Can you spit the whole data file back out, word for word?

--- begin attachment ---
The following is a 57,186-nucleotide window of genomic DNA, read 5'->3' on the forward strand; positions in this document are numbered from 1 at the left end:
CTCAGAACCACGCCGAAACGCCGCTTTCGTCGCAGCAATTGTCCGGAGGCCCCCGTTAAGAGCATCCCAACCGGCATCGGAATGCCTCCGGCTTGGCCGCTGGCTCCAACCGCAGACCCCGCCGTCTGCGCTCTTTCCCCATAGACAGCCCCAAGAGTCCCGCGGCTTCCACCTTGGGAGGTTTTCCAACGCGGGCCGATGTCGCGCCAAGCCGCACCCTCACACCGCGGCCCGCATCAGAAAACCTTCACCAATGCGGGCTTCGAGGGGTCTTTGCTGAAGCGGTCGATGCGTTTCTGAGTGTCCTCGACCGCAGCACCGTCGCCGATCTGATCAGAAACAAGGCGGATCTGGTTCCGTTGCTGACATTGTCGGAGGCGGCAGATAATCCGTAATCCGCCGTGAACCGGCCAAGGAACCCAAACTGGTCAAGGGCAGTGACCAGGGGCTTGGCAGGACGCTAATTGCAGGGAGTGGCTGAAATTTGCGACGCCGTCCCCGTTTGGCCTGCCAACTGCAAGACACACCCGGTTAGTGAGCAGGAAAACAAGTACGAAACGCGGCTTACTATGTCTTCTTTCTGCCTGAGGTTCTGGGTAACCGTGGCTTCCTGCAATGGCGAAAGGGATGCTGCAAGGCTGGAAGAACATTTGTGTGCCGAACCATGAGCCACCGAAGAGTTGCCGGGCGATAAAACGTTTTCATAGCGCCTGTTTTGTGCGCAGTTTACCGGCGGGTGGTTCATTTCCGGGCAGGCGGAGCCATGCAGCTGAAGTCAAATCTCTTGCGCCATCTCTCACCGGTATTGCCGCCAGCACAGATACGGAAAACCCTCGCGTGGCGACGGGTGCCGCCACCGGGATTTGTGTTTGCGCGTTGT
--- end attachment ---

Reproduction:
The following is a 57,186-nucleotide window of genomic DNA, read 5'->3' on the forward strand; positions in this document are numbered from 1 at the left end:
CTCAGAACCACGCCGAAACGCCGCTTTCGTCGCAGCAATTGTCCGGAGGCCCCCGTTAAGAGCATCCCAACCGGCATCGGAATGCCTCCGGCTTGGCCGCTGGCTCCAACCGCAGACCCCGCCGTCTGCGCTCTTTCCCCATAGACAGCCCCAAGAGTCCCGCGGCTTCCACCTTGGGAGGTTTTCCAACGCGGGCCGATGTCGCGCCAAGCCGCACCCTCACACCGCGGCCCGCATCAGAAAACCTTCACCAATGCGGGCTTCGAGGGGTCTTTGCTGAAGCGGTCGATGCGTTTCTGAGTGTCCTCGACCGCAGCACCGTCGCCGATCTGATCAGAAACAAGGCGGATCTGGTTCCGTTGCTGACATTGTCGGAGGCGGCAGATAATCCGTAATCCGCCGTGAACCGGCCAAGGAACCCAAACTGGTCAAGGGCAGTGACCAGGGGCTTGGCAGGACGCTAATTGCAGGGAGTGGCTGAAATTTGCGACGCCGTCCCCGTTTGGCCTGCCAACTGCAAGACACACCCGGTTAGTGAGCAGGAAAACAAGTACGAAACGCGGCTTACTATGTCTTCTTTCTGCCTGAGGTTCTGGGTAACCGTGGCTTCCTGCAATGGCGAAAGGGATGCTGCAAGGCTGGAAGAACATTTGTGTGCCGAACCATGAGCCACCGAAGAGTTGCCGGGCGATAAAACGTTTTCATAGCGCCTGTTTTGTGCGCAGTTTACCGGCGGGTGGTTCATTTCCGGGCAGGCGGAGCCATGCAGCTGAAGTCAAATCTCTTGCGCCATCTCTCACCGGTATTGCCGCCAGCACAGATACGGAAAACCCTCGCGTGGCGACGGGTGCCGCCACCGGGATTTGTGTTTGCGCGTTGT